Every so often, the topic of lamp oil as a cheap substitute for smoke fluid in Lionel and Marx trains comes up.

The topic has been beaten to death on many closed message groups, but finding the answer isn’t always that easy. But, in short, it’s not a safe thing to do.

lamp oil in lionel train

The problem with using oil meant for this in your O gauge train is you don’t know what’s in the lamp oil. It’s much safer to buy mineral oil, which is not ambiguous and has known properties.

The problem is ambiguity. Lamp oil’s main ingredient is almost always listed as paraffin. Depending on where it was produced, could be one of two things. In some parts of the world, paraffin is mineral oil, which also happens to be the active ingredient in smoke fluid. But in some other parts of the world, paraffin is kerosene, which you don’t want to be putting into a toy train. Since there are no regulations about lamp oil in the United States, it’s impossible to know whether you’re getting harmless mineral oil or potentially dangerous kerosene when you buy lamp oil. Kerosene ignites at 100 degrees F (38 C). Mineral oil ignites at a much safer 335 degrees F (168 C). Either of them is fine in an oil lamp. But kerosene’s burning point is too low to safely use in a model train.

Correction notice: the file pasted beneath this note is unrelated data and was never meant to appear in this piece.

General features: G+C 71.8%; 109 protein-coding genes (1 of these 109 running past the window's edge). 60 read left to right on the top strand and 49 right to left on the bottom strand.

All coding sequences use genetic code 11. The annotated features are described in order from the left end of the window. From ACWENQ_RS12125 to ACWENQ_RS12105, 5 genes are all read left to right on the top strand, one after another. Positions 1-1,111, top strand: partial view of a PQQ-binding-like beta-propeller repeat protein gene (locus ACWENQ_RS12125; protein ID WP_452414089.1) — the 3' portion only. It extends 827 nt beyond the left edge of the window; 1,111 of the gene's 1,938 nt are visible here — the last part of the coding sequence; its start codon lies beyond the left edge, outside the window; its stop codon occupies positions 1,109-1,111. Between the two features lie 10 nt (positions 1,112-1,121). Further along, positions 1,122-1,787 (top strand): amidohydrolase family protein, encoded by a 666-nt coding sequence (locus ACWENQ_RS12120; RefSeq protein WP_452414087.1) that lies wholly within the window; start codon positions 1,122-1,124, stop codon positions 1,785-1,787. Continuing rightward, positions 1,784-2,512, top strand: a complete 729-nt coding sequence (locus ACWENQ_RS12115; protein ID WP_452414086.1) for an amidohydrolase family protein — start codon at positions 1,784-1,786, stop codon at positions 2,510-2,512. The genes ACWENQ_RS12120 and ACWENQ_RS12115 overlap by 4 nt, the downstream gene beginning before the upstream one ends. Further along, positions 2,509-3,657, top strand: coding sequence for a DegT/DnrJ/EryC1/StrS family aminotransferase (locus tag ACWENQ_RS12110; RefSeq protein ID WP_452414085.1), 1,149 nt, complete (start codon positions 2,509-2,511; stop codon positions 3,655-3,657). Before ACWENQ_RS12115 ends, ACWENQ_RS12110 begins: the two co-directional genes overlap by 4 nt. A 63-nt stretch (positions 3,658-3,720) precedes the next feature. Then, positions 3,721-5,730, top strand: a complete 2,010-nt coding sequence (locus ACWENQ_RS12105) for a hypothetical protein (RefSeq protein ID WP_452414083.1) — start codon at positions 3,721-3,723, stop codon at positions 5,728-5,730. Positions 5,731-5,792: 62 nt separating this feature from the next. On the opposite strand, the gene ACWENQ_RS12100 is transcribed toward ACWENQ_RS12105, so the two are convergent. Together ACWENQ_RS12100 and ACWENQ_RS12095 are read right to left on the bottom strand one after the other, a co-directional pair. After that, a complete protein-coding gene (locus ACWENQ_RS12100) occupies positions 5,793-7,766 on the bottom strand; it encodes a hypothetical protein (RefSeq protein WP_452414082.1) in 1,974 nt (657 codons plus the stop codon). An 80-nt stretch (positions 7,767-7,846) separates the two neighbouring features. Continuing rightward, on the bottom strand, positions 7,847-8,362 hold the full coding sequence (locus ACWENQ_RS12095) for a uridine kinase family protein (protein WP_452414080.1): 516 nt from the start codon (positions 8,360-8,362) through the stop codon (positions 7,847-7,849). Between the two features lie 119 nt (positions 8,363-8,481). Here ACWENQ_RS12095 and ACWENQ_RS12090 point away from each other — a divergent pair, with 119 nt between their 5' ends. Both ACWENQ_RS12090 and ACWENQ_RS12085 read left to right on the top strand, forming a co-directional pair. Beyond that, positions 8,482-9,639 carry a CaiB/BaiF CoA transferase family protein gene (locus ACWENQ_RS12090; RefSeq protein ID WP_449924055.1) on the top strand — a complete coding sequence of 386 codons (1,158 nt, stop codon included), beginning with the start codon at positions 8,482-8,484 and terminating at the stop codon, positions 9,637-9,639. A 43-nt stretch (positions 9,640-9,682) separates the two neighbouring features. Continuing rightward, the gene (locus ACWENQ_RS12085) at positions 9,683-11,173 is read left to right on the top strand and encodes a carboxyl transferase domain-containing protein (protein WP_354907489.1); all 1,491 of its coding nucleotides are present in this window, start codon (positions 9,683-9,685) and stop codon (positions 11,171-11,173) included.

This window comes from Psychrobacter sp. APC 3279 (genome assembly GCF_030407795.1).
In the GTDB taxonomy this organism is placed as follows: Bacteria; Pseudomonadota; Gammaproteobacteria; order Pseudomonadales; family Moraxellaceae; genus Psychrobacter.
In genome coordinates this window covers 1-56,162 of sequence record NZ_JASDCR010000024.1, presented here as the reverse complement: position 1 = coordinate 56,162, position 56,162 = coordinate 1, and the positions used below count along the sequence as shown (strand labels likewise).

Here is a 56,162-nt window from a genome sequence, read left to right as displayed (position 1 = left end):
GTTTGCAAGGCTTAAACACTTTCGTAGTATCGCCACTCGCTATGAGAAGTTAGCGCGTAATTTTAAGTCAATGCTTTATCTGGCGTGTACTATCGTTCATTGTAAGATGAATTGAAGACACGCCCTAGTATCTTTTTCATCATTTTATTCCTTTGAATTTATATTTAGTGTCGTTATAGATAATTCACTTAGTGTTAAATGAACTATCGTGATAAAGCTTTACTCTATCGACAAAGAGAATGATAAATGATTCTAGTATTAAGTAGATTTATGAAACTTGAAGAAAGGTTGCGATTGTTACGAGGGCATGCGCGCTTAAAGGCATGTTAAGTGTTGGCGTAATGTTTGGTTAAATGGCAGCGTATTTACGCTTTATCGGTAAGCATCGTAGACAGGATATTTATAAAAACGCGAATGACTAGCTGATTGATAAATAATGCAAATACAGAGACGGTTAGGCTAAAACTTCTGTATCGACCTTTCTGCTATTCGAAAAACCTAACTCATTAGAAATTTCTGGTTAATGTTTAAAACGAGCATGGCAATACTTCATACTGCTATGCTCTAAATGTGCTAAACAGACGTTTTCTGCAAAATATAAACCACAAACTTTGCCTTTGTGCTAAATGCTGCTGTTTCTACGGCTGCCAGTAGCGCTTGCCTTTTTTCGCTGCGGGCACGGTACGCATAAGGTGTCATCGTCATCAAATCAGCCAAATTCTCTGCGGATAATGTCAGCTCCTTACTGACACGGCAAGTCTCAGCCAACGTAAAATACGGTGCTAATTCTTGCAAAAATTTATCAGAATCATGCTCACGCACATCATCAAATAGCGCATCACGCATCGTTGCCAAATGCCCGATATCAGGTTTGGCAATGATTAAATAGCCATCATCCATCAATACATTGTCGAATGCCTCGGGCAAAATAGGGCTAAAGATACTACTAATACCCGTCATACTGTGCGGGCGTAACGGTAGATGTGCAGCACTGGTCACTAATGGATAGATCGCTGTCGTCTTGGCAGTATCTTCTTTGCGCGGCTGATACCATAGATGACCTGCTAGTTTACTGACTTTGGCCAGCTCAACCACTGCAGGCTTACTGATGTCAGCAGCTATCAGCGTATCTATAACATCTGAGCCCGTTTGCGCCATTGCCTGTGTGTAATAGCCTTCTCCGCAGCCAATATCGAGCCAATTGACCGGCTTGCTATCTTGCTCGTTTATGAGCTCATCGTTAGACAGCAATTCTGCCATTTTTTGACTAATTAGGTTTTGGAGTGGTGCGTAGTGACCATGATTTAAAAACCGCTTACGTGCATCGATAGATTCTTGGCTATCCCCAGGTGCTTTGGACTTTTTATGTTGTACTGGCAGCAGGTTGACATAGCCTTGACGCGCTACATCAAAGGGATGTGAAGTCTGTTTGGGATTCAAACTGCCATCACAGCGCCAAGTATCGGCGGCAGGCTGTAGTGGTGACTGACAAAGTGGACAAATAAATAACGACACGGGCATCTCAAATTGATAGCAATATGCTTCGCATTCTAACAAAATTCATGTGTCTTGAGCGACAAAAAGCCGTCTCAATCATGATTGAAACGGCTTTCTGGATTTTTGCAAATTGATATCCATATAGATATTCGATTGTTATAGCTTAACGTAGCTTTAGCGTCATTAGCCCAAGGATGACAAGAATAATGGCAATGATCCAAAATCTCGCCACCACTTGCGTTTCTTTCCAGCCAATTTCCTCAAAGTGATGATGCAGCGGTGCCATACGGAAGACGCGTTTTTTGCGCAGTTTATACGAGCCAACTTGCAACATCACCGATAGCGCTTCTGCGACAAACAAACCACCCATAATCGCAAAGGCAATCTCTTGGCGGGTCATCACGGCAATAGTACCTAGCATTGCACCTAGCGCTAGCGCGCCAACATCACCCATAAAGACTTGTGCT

How smoke units work

Smoke units work by boiling the oil, not burning it. Like a real steam engine, the “smoke” you see coming out of the stack is actually steam. Mineral oil needs to be heated to 225-300 degrees F to vaporize. That’s a few degrees lower than required to ignite it. But that’s above the temperature required to make kerosene burn.

So kerosene isn’t what you want for the smoke unit. Neither is WD-40, which is an oil blend that includes kerosene. I’ve heard of people using that too.

The old-school Lionel smoke pellets, the kind you can’t get anymore, work similarly. But mineral oil is much cheaper, so that’s the direction the industry ultimately went.

Why so many people look for smoke fluid substitutes

I’m sure part of the motivation is cost and part of it is availability. In many parts of the country there’s no longer any such thing as a local hobby shop.

If you need a cheap and readily available substitute for smoke fluid, there’s only one safe way to get one. Go to a pharmacy, or the pharmacy section of your favorite discount store, and buy a bottle of mineral oil. It’s not likely to work as well as commercial smoke fluid, and it may or may not work as well as your favorite lamp oil, but it will smoke, and it won’t set your train on fire either. And mineral oil is not expensive. You can get a 16 ounce bottle for as little as $2.

I’ve also heard the suggestion to use baby oil. Baby oil is mineral oil and fragrance, so that’s OK to use. You can even get it in lavender scent, which reminds me of the story of why I’m not allowed to buy laundry detergent anymore.